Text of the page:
US 5104647 A
A surfactant mixture for use as a pesticide adjuvant comprising an organosilicone compound and a polyalkyleneoxide copolymer.
1. A surfactant blend comprising 1 to 99 weight percent organosilicone surfactant and 1 to 99 weight percent polyalkyleneoxide copolymer wherein
(a): the organosilicone surfactant is of the general formula:
MD'.sub.x M (I)
M is Me.sub.3 SiO.sub.1/2
D' is MeRSiO,
Me is CH.sub.3
R is C.sub.n H.sub.2n O(C.sub.2 H.sub.4 O).sub.a (C.sub.3 H.sub.6 O).sub.b R',
n is from 2 to 4,
a is 3 to 25,
b is from 0 to 25,
R' is hydrogen, an alkyl group having 1 to 4 carbon atoms, or an alkyl ester group wherein the alkyl group of the ester has 1 to 4 carbon atoms,
x is 1 to 5; and
(b): the polyalkyleneoxide copolymer is of the general formula:
R"O-(C.sub.2 H.sub.4 O).sub.c (C.sub.3 H.sub. O).sub.d --R"(II)
c is 0 to 300,
d is 1 to 300, and
R" is hydrogen or an alkyl group having 1 to 4 carbon atoms; and wherein the organosilicone surfactant is soluble in the polyalkyleneoxide copolymer.
2. The blend of claim 1 wherein the organosilicone compound is one in which n is 3, a is 3 to 15, b is 0 to 15, x is 1 and R' is hydrogen or a methyl group.
3. The blend of claim 1 wherein the polyalkyleneoxide copolymer is one in which c is 20 to 100, d is 20 to 100 and R" is hydrogen.
4. The blend of claim 2 wherein the polyalkyleneoxide copolymer is one in which c is 20 to 100, d is 20 to 100 and R" is hydrogen.
5. The blend of claim 1 wherein the 1 to 50 weight percent is the organosilicon compound and 50 to 99 weight percent is the polyalkyleneoxide copolymer.
1. Field of the Invention
The present invention generally relates to surfactant blends and their use as adjuvants in applications for dispersing, wetting and spreading pesticides. More particularly, the present invention relates to blends of an organosilicone compound and a polyalkyleneoxide copolymer for use in such applications.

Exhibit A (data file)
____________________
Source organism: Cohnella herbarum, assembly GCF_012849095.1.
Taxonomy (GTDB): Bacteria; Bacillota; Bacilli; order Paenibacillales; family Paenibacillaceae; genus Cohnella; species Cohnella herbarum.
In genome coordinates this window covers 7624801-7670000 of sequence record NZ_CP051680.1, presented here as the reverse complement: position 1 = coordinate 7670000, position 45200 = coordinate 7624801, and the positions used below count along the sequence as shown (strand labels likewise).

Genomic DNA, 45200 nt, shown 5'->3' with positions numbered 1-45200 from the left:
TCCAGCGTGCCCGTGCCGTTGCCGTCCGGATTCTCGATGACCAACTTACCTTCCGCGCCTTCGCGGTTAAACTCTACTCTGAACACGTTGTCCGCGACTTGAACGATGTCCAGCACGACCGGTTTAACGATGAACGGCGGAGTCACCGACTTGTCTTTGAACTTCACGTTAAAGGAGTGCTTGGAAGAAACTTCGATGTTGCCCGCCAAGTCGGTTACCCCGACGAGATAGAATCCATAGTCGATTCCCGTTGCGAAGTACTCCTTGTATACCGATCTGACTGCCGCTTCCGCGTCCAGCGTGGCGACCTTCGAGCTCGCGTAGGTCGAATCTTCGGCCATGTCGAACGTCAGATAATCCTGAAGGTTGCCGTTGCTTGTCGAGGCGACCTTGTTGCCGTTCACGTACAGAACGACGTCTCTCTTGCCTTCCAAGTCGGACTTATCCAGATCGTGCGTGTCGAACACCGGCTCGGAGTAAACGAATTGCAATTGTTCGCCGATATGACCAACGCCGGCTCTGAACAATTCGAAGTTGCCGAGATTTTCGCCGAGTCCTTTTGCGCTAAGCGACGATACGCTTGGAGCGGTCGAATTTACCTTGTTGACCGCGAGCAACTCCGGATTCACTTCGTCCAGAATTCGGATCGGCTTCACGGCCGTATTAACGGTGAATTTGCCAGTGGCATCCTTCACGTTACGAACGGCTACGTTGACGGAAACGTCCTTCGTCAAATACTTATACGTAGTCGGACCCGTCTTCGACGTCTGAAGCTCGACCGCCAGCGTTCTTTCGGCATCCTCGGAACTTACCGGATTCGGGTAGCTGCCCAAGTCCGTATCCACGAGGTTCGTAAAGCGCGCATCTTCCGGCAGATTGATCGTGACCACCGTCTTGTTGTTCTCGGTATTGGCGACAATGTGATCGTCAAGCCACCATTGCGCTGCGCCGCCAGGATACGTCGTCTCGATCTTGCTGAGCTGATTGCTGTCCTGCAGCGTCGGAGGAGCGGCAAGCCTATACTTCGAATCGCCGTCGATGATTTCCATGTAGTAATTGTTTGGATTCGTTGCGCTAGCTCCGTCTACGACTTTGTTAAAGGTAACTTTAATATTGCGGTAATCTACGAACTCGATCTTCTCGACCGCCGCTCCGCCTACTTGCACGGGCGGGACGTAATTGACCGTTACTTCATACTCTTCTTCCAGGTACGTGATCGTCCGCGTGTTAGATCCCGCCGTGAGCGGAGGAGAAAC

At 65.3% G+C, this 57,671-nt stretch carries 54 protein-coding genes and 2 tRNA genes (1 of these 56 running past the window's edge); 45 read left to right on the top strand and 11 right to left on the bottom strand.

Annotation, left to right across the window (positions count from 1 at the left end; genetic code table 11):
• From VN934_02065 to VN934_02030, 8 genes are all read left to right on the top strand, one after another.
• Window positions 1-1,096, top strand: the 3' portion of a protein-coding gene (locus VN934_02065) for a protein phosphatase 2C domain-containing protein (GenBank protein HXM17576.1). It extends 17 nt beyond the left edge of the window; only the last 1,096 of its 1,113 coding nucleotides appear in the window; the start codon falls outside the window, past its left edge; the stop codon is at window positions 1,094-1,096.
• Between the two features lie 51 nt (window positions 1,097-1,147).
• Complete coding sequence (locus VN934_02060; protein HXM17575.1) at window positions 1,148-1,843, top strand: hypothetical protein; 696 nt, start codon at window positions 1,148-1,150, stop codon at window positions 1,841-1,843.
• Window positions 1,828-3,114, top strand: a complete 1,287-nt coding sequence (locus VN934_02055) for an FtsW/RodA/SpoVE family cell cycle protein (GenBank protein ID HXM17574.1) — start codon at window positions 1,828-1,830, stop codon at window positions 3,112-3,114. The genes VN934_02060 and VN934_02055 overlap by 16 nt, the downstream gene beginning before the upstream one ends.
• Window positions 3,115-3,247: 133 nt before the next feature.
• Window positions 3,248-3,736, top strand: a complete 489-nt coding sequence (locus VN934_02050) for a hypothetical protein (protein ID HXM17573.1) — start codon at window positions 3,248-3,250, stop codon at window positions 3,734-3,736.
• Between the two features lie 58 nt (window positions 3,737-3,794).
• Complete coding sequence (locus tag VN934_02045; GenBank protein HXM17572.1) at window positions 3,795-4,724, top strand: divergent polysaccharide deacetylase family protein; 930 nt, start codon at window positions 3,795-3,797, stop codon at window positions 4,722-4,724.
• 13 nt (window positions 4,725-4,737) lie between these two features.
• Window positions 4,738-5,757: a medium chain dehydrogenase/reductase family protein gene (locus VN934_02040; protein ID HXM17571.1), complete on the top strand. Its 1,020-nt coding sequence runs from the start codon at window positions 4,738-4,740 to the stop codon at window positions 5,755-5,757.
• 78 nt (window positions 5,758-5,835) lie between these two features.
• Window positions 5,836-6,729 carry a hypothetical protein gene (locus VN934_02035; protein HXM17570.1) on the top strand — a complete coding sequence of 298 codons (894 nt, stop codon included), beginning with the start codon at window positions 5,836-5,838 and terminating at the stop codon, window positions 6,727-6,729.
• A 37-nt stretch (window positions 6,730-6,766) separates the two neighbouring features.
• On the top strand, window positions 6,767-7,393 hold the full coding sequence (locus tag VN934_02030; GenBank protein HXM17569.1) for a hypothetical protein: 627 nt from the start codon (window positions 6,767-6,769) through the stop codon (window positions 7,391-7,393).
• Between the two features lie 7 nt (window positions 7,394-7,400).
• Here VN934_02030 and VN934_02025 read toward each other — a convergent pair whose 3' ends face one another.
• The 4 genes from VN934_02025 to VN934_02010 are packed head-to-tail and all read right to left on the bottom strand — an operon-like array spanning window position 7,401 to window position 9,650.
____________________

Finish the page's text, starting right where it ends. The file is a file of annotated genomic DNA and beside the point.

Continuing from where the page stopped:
2. Prior Art
Nonionic surfactants are commonly used in forestry and horticulture as agricultural adjuvants to improve the efficacy of pesticides such as micronutrients, biologicals, herbicides, fungicides and growth regulators. Surfactants play several roles in this application, including dispersings, wetting, spreading and emulsifying, either as part of the formulated product or as a tank side post-add.
Nonionic surfactants are well known for their ability to reduce the surface tension of aqueous solutions. This reduction in surface tension is important for the spreading of solutions on difficult to wet surfaces, such as a waxy leaf cuticle. Surfactants aid in the uptake of active ingredients into the plant tissue through permeation of the cuticle, through defects in the surface, and in some special cases, through flooding of the leaf stomata. Although conventional nonionic surfactants enhance the wetting of spray formulations they do not provide total wetting on hydrophobic leaf surfaces. This can result in poor uptake of active ingredients and a low degree of rainfast efficacy.
Recently, organosilicone compounds have drawn attention as agricultural adjuvants because of their unique wetting properties. Zabkiewicz, J. A. Gaskin, R. E. and Balneaves, J. M., 1985. Effect of Additives on Foliar Wetting and Uptake of Glyphosate into Gorse. pp. 127-134. In: Application and Biology (BCPC Monograph No. 28) ED: Southcombe, E.S.E. BCPC, 2a Kidderminester Rd, Croydon, CRO 2UE, U.K. lSBN 0-9014368-7-9. These surfactants give surface tension values significantly lower than conventional nonionic surfactants (21 dynes/cm vs 30 dynes/cm). It has been demonstrated by Zabkiewicz et al. some select organosilicone surfactants provide a significant increase in the foliar uptake of herbicide into gorse, when compared to conventional wetting agents.
Also, these spreading of aqueous solutions of the organosilicone compounds give total wetting (as measured by contact angles) on leaf surfaces, while conventional organics give significantly higher contact angles.